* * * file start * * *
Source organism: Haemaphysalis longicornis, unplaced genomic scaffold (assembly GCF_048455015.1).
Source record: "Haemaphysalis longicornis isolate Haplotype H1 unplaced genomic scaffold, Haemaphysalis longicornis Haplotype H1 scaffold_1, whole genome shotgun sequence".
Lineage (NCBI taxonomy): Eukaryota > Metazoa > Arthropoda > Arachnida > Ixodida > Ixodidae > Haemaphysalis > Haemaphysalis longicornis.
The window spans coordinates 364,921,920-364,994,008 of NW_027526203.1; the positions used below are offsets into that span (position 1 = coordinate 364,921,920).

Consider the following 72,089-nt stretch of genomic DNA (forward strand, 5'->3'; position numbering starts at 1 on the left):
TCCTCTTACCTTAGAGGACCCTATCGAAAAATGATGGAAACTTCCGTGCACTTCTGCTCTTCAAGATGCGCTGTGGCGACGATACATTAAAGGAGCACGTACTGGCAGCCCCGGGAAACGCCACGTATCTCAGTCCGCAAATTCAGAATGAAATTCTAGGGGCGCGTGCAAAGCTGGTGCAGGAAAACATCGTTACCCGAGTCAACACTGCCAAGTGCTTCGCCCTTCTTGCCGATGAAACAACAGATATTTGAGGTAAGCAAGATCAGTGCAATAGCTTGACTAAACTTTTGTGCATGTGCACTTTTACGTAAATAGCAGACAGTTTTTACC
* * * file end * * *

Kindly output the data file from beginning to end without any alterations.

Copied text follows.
Source organism: Haemaphysalis longicornis, unplaced genomic scaffold (assembly GCF_048455015.1).
Source record: "Haemaphysalis longicornis isolate Haplotype H1 unplaced genomic scaffold, Haemaphysalis longicornis Haplotype H1 scaffold_1, whole genome shotgun sequence".
Lineage (NCBI taxonomy): Eukaryota > Metazoa > Arthropoda > Arachnida > Ixodida > Ixodidae > Haemaphysalis > Haemaphysalis longicornis.
The window spans coordinates 364,921,920-364,994,008 of NW_027526203.1; the positions used below are offsets into that span (position 1 = coordinate 364,921,920).

Consider the following 72,089-nt stretch of genomic DNA (forward strand, 5'->3'; position numbering starts at 1 on the left):
TCCTCTTACCTTAGAGGACCCTATCGAAAAATGATGGAAACTTCCGTGCACTTCTGCTCTTCAAGATGCGCTGTGGCGACGATACATTAAAGGAGCACGTACTGGCAGCCCCGGGAAACGCCACGTATCTCAGTCCGCAAATTCAGAATGAAATTCTAGGGGCGCGTGCAAAGCTGGTGCAGGAAAACATCGTTACCCGAGTCAACACTGCCAAGTGCTTCGCCCTTCTTGCCGATGAAACAACAGATATTTGAGGTAAGCAAGATCAGTGCAATAGCTTGACTAAACTTTTGTGCATGTGCACTTTTACGTAAATAGCAGACAGTTTTTACC